The Right of the Protestant Left: God's Totalitarianism
Palgrave Macmillan, 2012
295 pp., 54.99
God's Totalitarians were an audacious bunch. As World War II was wrecking any promise the Great War had left standing, one of them dared to posit that "To believe as a Christian is to believe in the possibility of a Christian world." Further, he insisted that "By its nature, Christianity cannot be content with a niche granted it for the sake of its humanizing influence or its venerable age. It is either the driving passion of our lives and the heart of the world or it is nothing." Another, speaking at the same moment, averred that it was time to "make the United States a Christian nation again, as she was in the days of the Puritans."
Fundamentalism redivivus? Bryan brought back to life? Hardly. The first quotation comes from an essay by the philosopher Helmut Kuhn in Theology Today, then only recently launched from Princeton Theological Seminary. The second catches the Oberlin College theologian Walter Marshall Horton in vigorous affirmation of the Federal Council of Churches' 1945 declaration that "The time is at hand for evangelical Christianity to launch a movement to win America for Jesus Christ, our Lord and Savior." These men possessed impeccably liberal bona fides. And yet what could be more "totalitarian" than to seek to make America Christian—much less the world?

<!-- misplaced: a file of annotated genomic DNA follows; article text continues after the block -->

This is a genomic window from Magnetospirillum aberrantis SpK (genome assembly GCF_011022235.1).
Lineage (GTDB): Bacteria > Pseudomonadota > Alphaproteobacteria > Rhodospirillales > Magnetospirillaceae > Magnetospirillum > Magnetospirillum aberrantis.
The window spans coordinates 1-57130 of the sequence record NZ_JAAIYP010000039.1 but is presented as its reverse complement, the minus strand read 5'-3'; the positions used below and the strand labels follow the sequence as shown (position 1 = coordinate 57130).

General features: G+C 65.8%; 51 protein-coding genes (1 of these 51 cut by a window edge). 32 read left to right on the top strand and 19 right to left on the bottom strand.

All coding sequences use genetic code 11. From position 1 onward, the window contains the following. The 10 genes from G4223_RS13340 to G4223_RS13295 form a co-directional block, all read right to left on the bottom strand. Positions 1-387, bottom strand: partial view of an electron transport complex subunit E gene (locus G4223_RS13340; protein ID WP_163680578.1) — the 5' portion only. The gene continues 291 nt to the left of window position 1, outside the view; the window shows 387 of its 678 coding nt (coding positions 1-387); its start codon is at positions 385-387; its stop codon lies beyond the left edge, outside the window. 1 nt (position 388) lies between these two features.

This paradox, and many like it, are what Mark Thomas Edwards wishes readers of his sleek new study The Right of the Protestant Left: God's Totalitarianism to ponder. But it's surely a sign of the times that such convictions by such people can be posed as paradoxical. Miroslav Volf in A Public Faith notes that Islam, Judaism, and Christianity have long acted—rightly, on his view—on the assumption that "an authentic religious experience should be a world-shaping force." Over the past sixty years, though, these forces have had to take different shapes due to the expanding presence of the liberal order. Edwards in a dense but brisk narrative guides the reader through these shifts in the guise of historian-provocateur, challenging above all contemporary notions of ecclesial identity and political possibility.